Researchers have recently developed an in vitro model that can distinguish between the genetic, epigenetic and stochastic factors underlying tumour heterogeneity.
Tumour heterogeneity is a major obstacle in cancer therapy. Heterogenous tumours are comprised of multiple different cancer cell types, each responding variably to drug treatments. As a result, they are difficult to treat and may even acquire drug resistance.
Tumour heterogeneity has long been considered to arise primarily from genetic mutations in cancer cells within and between tumours. Increasingly, researchers recognise two additional, non-genetic sources of variability. Epigenetic heterogeneity is heritable and results in changes to gene expression without changes to the genome sequence. Meanwhile, stochastic heterogeneity is not heritable and arises from random intrinsic and extrinsic noise. These include gene expression noise, asymmetric cell division and environmental fluctuations.
Researchers have previously proposed a framework to distinguish the three factors underlying tumour heterogeneity. However, this is not widely accepted within the cancer research community due to the lack of strong experimental evidence.
Genetic cancer heterogeneity
Recently, a team of researchers led by Vanderbilt University School of Medicine used experimental and computational modelling techniques to resolve different sources of tumour variability. Their study is published in PLOS Biology.
The researchers used 3 different versions of CL9 as an in vitro model for non-small cell lung cancer (NSCLC). The different cell line versions exhibited drastically different responses to the same drug treatment.
As expected, whole-exome sequencing and copy number variant detection identified significant mutational differences between cell line versions. scRNA-seq also identified gene expression differences between them. In the different cell line versions, the researchers further observed a strong correlation between genome mutations and gene expression. This suggests that genetic distinction underlies transcriptomic differences and drug response in cell line versions.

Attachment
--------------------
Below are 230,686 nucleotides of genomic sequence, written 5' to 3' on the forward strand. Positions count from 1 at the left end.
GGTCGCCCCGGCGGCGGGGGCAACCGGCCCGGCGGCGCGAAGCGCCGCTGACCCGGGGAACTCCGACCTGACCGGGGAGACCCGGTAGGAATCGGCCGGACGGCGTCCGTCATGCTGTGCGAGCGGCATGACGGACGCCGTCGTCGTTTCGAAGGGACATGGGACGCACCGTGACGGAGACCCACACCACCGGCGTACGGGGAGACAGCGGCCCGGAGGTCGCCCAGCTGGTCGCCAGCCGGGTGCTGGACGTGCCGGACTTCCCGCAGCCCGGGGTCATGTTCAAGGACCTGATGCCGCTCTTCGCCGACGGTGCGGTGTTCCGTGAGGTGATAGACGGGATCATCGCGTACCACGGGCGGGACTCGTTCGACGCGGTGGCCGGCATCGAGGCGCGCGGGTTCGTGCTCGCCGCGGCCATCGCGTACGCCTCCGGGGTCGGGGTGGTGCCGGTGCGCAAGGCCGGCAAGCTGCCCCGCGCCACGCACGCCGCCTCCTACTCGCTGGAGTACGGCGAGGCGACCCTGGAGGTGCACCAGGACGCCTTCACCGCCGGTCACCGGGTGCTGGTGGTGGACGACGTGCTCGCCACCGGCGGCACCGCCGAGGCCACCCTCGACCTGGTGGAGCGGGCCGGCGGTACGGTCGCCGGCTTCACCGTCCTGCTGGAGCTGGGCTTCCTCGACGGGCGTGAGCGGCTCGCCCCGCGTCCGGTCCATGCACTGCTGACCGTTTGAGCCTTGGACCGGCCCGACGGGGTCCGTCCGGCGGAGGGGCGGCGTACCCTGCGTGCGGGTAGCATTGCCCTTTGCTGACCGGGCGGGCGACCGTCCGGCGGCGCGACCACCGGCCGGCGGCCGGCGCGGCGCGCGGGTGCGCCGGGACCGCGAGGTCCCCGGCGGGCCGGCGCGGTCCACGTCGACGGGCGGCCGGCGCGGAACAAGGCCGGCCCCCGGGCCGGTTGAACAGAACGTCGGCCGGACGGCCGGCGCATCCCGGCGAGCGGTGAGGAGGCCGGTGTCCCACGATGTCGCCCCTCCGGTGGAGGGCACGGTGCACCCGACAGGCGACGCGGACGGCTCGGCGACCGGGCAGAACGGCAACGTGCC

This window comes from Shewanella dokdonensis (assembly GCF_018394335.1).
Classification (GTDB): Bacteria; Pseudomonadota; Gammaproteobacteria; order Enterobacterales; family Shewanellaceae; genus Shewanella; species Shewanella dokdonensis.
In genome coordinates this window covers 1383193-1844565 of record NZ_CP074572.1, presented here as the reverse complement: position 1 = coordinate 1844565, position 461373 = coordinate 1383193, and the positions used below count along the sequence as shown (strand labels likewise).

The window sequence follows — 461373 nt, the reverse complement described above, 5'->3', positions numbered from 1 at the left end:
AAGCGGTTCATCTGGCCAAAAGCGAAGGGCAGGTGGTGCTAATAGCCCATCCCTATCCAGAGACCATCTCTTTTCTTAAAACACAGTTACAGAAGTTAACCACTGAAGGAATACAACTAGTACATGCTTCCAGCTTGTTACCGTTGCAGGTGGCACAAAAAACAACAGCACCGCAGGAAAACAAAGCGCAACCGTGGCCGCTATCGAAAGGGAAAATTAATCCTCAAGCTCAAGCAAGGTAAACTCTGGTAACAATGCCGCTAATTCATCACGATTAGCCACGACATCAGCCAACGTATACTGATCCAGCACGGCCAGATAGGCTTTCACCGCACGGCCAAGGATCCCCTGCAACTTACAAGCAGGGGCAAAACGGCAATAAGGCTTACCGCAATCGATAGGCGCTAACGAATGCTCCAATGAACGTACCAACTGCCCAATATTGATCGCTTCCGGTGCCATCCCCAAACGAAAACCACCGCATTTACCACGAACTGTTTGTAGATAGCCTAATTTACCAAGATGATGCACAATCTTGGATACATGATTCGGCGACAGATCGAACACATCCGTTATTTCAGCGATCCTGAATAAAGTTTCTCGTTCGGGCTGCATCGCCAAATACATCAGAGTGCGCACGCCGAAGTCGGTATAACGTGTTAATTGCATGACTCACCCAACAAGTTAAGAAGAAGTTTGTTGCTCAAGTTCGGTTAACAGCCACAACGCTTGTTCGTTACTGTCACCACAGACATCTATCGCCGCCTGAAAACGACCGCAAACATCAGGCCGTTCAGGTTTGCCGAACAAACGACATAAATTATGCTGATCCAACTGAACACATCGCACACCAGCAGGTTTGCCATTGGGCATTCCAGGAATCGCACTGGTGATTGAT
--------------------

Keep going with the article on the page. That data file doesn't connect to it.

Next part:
A framework for tumour heterogeneity
Clonal sublines, derived from one parental CL9 line, also displayed a range of sensitivities to the same treatment. Compared to cell line versions, there was little to no association between genomic and transcriptomic states in the sublines. This suggests that epigenetic differences, rather than genetic differences, underlie variable drug response in sublines.
Clonal drug response assays and stochastic simulations on a birth-death model of cell proliferation supported this finding. These suggest that intrinsic randomness in cell fate decisions may influence the epigenetic state of different sublines. Ultimately, this explains the observed variability in drug response.
By combining experimental and computational modelling, this study supports a framework to differentiate between the sources of tumour heterogeneity. The ability to distinguish between genetic, epigenetic and also stochastic factors underlying tumour variability carries great therapeutic potential. The authors of the paper expressed:
“Looking forward, one can envision future cancer treatment regimens involving genetic profiling of a tumor to identify dominant genetic states, followed by characterisation of the associated epigenetic landscapes using single-cell experimentation and computational modelling. Large-scale in vitro and in silico drug screens could then be performed to devise personalised treatments for patients that can be tested in vivo before being administered clinically.”
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